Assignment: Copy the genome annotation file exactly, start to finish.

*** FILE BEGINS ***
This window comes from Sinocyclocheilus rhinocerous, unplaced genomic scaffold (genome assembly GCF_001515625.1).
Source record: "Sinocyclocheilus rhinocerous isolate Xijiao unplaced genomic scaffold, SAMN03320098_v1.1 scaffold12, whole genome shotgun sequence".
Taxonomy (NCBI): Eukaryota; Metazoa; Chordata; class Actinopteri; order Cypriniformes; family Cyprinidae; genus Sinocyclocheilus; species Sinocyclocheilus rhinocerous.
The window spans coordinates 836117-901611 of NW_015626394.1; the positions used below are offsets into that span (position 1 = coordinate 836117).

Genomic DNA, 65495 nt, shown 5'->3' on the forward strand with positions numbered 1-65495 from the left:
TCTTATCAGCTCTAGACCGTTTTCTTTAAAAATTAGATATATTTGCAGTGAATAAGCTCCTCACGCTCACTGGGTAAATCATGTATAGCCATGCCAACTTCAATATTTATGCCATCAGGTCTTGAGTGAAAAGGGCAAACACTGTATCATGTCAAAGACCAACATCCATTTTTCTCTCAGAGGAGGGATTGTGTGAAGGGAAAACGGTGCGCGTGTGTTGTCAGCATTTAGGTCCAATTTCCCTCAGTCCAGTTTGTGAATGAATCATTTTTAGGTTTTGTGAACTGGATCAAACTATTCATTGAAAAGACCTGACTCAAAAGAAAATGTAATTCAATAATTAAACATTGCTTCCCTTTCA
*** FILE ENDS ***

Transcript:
This window comes from Sinocyclocheilus rhinocerous, unplaced genomic scaffold (genome assembly GCF_001515625.1).
Source record: "Sinocyclocheilus rhinocerous isolate Xijiao unplaced genomic scaffold, SAMN03320098_v1.1 scaffold12, whole genome shotgun sequence".
Taxonomy (NCBI): Eukaryota; Metazoa; Chordata; class Actinopteri; order Cypriniformes; family Cyprinidae; genus Sinocyclocheilus; species Sinocyclocheilus rhinocerous.
The window spans coordinates 836117-901611 of NW_015626394.1; the positions used below are offsets into that span (position 1 = coordinate 836117).

Genomic DNA, 65495 nt, shown 5'->3' on the forward strand with positions numbered 1-65495 from the left:
TCTTATCAGCTCTAGACCGTTTTCTTTAAAAATTAGATATATTTGCAGTGAATAAGCTCCTCACGCTCACTGGGTAAATCATGTATAGCCATGCCAACTTCAATATTTATGCCATCAGGTCTTGAGTGAAAAGGGCAAACACTGTATCATGTCAAAGACCAACATCCATTTTTCTCTCAGAGGAGGGATTGTGTGAAGGGAAAACGGTGCGCGTGTGTTGTCAGCATTTAGGTCCAATTTCCCTCAGTCCAGTTTGTGAATGAATCATTTTTAGGTTTTGTGAACTGGATCAAACTATTCATTGAAAAGACCTGACTCAAAAGAAAATGTAATTCAATAATTAAACATTGCTTCCCTTTCA